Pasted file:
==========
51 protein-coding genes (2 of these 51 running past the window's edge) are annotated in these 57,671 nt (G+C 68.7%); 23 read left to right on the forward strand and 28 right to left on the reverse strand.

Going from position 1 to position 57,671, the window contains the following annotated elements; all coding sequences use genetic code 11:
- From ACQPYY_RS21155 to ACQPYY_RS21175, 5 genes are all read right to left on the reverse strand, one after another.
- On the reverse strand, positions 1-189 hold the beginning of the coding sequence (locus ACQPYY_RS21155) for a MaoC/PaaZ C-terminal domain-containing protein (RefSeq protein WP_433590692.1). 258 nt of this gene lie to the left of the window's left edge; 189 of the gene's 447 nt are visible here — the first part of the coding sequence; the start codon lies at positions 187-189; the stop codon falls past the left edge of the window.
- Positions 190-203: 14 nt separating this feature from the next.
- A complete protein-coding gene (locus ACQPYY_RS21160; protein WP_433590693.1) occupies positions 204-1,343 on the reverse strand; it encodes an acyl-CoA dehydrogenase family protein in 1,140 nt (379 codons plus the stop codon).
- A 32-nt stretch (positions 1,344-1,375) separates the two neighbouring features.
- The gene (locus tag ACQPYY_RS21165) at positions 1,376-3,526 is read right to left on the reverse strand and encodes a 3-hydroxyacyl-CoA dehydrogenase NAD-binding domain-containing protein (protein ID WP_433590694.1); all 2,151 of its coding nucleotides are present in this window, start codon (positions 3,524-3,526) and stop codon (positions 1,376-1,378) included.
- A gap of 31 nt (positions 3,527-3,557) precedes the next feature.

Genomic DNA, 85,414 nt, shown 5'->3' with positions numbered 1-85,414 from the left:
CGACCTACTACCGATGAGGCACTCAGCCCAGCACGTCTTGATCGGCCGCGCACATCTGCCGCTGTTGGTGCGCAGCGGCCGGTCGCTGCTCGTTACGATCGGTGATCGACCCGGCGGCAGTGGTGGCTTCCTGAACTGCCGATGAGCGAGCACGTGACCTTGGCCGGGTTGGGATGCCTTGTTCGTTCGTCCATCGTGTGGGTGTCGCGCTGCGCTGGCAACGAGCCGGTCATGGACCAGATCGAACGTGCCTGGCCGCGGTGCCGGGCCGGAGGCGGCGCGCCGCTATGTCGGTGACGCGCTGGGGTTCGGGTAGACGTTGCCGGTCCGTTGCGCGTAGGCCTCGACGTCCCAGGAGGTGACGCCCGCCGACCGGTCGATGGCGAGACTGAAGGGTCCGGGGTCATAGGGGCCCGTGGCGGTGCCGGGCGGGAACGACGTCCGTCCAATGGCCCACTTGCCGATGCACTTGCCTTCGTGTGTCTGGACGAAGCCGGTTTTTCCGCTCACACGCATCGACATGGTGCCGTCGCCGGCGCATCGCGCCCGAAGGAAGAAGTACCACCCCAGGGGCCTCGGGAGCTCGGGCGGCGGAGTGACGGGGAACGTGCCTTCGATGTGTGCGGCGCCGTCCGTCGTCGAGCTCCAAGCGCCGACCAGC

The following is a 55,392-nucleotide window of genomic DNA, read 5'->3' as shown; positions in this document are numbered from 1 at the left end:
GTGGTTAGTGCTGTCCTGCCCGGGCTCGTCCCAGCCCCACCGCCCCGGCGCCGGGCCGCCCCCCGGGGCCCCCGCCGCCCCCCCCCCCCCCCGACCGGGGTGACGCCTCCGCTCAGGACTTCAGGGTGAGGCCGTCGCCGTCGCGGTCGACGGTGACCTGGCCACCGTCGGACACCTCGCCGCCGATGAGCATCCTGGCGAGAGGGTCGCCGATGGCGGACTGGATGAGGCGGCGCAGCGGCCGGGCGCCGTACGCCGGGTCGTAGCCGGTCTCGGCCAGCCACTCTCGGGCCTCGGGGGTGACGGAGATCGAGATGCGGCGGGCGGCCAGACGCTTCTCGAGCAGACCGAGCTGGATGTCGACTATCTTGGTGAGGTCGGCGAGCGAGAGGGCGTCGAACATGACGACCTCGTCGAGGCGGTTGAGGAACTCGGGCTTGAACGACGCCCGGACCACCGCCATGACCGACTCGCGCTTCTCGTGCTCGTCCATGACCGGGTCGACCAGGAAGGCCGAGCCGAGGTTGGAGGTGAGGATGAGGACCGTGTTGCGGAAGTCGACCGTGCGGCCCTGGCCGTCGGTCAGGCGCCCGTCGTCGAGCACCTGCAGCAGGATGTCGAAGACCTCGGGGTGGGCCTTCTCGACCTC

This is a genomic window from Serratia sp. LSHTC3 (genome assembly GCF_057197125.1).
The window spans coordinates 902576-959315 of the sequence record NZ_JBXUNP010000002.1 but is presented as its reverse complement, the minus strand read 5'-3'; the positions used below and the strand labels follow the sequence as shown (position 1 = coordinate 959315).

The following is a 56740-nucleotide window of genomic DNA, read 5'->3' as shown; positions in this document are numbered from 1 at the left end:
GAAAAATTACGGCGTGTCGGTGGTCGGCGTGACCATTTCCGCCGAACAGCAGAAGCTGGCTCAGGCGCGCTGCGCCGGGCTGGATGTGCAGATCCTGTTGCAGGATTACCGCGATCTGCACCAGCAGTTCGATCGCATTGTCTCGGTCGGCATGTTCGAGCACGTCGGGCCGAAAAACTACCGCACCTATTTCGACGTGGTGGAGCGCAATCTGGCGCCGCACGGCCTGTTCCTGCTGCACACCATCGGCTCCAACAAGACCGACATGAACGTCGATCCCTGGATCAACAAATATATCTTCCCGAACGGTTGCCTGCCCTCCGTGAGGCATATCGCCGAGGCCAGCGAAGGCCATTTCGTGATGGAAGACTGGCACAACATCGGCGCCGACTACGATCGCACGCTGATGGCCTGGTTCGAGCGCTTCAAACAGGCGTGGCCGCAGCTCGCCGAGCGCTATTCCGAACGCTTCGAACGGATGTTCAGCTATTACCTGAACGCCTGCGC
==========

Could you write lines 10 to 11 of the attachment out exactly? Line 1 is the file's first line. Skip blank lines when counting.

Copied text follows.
Genomic DNA, 85,414 nt, shown 5'->3' with positions numbered 1-85,414 from the left:
CGACCTACTACCGATGAGGCACTCAGCCCAGCACGTCTTGATCGGCCGCGCACATCTGCCGCTGTTGGTGCGCAGCGGCCGGTCGCTGCTCGTTACGATCGGTGATCGACCCGGCGGCAGTGGTGGCTTCCTGAACTGCCGATGAGCGAGCACGTGACCTTGGCCGGGTTGGGATGCCTTGTTCGTTCGTCCATCGTGTGGGTGTCGCGCTGCGCTGGCAACGAGCCGGTCATGGACCAGATCGAACGTGCCTGGCCGCGGTGCCGGGCCGGAGGCGGCGCGCCGCTATGTCGGTGACGCGCTGGGGTTCGGGTAGACGTTGCCGGTCCGTTGCGCGTAGGCCTCGACGTCCCAGGAGGTGACGCCCGCCGACCGGTCGATGGCGAGACTGAAGGGTCCGGGGTCATAGGGGCCCGTGGCGGTGCCGGGCGGGAACGACGTCCGTCCAATGGCCCACTTGCCGATGCACTTGCCTTCGTGTGTCTGGACGAAGCCGGTTTTTCCGCTCACACGCATCGACATGGTGCCGTCGCCGGCGCATCGCGCCCGAAGGAAGAAGTACCACCCCAGGGGCCTCGGGAGCTCGGGCGGCGGAGTGACGGGGAACGTGCCTTCGATGTGTGCGGCGCCGTCCGTCGTCGAGCTCCAAGCGCCGACCAGC